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Dr. Mark Schwartz and Lori Galperin are senior clinicians with more than 30 years experience working with hundreds of couples.

They have integrated their own work with their extensive training at Masters & Johnson Institute, combined with advances developed from John Gottman PhD, Susan Johnson PhD, and Harville Hendrix PhD, to provide state of the art seven-day intensive psychotherapy programs.

Having 21 hours of therapy plus daily practice is equivalent to six-months of once-a-week therapy, but in a concentrated period of time, thus allowing for more rapid and effective change. Blocks to intimacy are explored for each individual. The couples’ work is directive, with daily skills-training to build and enhance capacities for creating connection and safe attachment, facilitating effective communications, conflict- and anger-management, problem-solving without defensiveness, withdrawing or moving into blaming self or other, parenting and step parenting, and thereby, recreating feelings of affection and passion.

How Masters & Johnson Contributed to the Philosophies and Therapeutic Techniques of Marriage Therapy Institute

Training with Masters & Johnson, for both Dr. Schwartz as well as for Lori Galperin LCSW, MSW, was, says Dr. Schwartz, “Incredible.” Dr. Schwartz remembers, “One or both of them would actively listen to their staff work with couples, and provide feedback at the end of the session on how to improve the therapist’s technique. Their model of treatment was powerful. Couples came from throughout the world for two weeks and they worked with them daily. The result was a model of treatment that was short-term and highly effective.

  1. Highly Directive
  2. Allowed for Daily Practice of New Tools
  3. Highly Orientated to Teaching New Skills
  4. Assessing for stuck points in the therapy to guide the therapist on the nature of the problem
  5. Integrating creating closeness and connection and truly ‘seeing’ one’s partner with sexual intimacy
  6. Working equally with both partners
  7. Quite effective

Marital Counseling

When a marriage is struggling, expert intervention can be critical. With more than 30 years of experience with hundreds of couples, this Marriage Therapy Institute’s co-therapy team has developed a unique approach to revitalizing a relationship. This approach is based on the many years spent working closely with William Masters and Virginia Johnson.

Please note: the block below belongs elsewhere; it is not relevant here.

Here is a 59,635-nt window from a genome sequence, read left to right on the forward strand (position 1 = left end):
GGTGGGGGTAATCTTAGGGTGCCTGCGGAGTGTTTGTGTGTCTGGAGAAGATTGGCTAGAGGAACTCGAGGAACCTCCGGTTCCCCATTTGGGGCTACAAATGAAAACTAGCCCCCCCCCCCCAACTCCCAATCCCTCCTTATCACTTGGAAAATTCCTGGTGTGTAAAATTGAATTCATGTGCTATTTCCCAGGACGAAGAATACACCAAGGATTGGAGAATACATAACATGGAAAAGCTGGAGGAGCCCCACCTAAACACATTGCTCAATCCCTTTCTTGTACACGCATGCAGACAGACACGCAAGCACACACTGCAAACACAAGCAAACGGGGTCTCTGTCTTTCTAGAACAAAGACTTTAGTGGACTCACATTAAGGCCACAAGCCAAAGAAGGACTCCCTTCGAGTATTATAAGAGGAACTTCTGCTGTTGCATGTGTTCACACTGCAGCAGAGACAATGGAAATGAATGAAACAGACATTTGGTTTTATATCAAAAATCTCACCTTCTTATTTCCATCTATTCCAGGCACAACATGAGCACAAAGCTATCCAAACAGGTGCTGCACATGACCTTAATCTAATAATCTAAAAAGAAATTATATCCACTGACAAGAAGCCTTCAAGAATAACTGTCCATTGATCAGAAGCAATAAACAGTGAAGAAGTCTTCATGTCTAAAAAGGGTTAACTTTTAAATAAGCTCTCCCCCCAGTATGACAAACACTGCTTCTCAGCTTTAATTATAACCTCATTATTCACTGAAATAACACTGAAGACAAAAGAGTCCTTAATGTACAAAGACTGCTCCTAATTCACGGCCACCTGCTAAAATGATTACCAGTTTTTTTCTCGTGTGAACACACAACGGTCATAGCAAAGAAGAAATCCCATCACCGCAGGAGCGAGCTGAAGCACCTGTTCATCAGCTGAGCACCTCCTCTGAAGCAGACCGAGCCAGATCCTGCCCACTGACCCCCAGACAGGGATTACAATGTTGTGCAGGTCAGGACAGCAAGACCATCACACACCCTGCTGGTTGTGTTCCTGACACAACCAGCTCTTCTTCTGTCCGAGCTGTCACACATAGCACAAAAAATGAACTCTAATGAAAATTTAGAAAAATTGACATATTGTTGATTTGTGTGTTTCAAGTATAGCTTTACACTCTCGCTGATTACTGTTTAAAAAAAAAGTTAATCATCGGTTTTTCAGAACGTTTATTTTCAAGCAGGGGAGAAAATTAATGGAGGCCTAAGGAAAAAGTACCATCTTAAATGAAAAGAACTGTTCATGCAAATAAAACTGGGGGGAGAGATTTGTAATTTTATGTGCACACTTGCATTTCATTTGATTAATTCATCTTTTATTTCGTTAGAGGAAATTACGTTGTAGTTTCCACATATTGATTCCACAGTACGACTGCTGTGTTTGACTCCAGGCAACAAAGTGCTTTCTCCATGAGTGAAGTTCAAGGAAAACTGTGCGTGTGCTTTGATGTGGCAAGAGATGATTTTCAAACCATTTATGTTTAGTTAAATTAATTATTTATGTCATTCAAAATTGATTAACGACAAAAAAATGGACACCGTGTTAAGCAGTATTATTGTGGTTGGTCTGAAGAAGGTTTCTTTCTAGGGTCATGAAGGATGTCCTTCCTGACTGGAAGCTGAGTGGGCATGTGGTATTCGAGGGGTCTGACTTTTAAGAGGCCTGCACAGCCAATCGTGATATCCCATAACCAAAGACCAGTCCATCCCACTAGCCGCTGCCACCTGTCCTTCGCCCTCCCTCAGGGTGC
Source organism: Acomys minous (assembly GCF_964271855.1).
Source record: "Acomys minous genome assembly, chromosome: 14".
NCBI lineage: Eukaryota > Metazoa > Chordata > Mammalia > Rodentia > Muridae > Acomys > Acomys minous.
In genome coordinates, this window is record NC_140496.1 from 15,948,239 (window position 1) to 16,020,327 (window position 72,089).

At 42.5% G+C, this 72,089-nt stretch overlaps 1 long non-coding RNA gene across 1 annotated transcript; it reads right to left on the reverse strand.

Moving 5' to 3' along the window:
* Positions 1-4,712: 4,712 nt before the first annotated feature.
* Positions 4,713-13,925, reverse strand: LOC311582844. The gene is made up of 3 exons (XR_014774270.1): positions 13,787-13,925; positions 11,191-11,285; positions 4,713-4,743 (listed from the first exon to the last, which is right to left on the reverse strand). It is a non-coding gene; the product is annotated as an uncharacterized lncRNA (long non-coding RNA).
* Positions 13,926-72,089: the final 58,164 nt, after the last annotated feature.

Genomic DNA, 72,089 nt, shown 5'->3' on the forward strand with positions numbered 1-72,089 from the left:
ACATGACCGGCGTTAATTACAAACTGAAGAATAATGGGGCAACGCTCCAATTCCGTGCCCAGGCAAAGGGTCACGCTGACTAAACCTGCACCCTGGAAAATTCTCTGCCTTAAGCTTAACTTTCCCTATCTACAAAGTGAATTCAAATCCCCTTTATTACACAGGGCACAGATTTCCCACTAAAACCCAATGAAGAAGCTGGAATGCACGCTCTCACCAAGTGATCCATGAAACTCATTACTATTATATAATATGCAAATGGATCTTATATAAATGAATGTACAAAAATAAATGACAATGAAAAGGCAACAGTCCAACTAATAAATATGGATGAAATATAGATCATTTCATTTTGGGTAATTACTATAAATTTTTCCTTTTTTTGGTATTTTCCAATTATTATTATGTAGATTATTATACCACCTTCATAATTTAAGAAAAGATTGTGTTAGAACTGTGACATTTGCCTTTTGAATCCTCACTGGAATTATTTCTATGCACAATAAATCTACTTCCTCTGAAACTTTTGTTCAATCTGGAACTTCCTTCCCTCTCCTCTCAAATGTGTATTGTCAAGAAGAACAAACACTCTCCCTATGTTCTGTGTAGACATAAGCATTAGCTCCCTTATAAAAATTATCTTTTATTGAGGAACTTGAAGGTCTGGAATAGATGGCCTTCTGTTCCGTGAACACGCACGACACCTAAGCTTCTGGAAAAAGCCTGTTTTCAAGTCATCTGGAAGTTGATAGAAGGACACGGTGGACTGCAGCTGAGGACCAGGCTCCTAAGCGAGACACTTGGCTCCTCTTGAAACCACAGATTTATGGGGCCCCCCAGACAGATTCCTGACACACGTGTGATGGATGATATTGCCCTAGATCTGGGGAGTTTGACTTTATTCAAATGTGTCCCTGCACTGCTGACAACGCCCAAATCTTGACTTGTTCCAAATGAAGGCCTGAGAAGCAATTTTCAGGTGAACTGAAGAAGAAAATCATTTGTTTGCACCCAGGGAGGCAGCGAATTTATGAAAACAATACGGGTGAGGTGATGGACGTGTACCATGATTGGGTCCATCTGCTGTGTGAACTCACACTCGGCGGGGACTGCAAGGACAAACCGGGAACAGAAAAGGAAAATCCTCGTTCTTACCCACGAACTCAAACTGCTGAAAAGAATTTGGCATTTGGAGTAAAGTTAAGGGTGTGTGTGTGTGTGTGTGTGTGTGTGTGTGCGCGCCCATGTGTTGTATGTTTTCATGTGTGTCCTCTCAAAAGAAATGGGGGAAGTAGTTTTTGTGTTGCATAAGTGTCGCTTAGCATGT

Co-Therapy Team 

A co-therapy team is a male/female team of therapists who allows for each individual in the relationship to have their own therapist, one who will both support and confront the blocks to intimacy and connectedness between the couple.

The “Relationship” as a Focus of Treatment

Masters & Johnson believed there were three clients:  him/her/the relationship (for heterosexual couples). In this perspective, Schwartz and Galperin were taught to focus on the “relationship” and how each individual had affected the other in both positive and negative ways.  They also worked with each individuals and their “stuck points,” particularly those from the past that had an influence the relationship. This deeper work was usually performed with their partner in the room as a key dynamic that would thoughtfully facilitate relational intimacy. After the individual session, the couples are instructed to go out and discuss the issues that came up in session, all of which promotes relational intimacy.

Communication, Problem Solving, and Quality Time Together

There are basic skills all couples require to deal with, including conflict, anger, control issues, and ways in which to creatively deal with the more typical problems such as finances, in-laws, step-children, and ex-spouses, for example. Once learning such skills, Marriage Therapy Institute recommends that it is essential to spend three hours alone together each week to practice implementing new ways of interacting. Typically, couples have great problems implementing the tools, which is exactly what orients the therapists as to where to focus the psychotherapy for best possible results.

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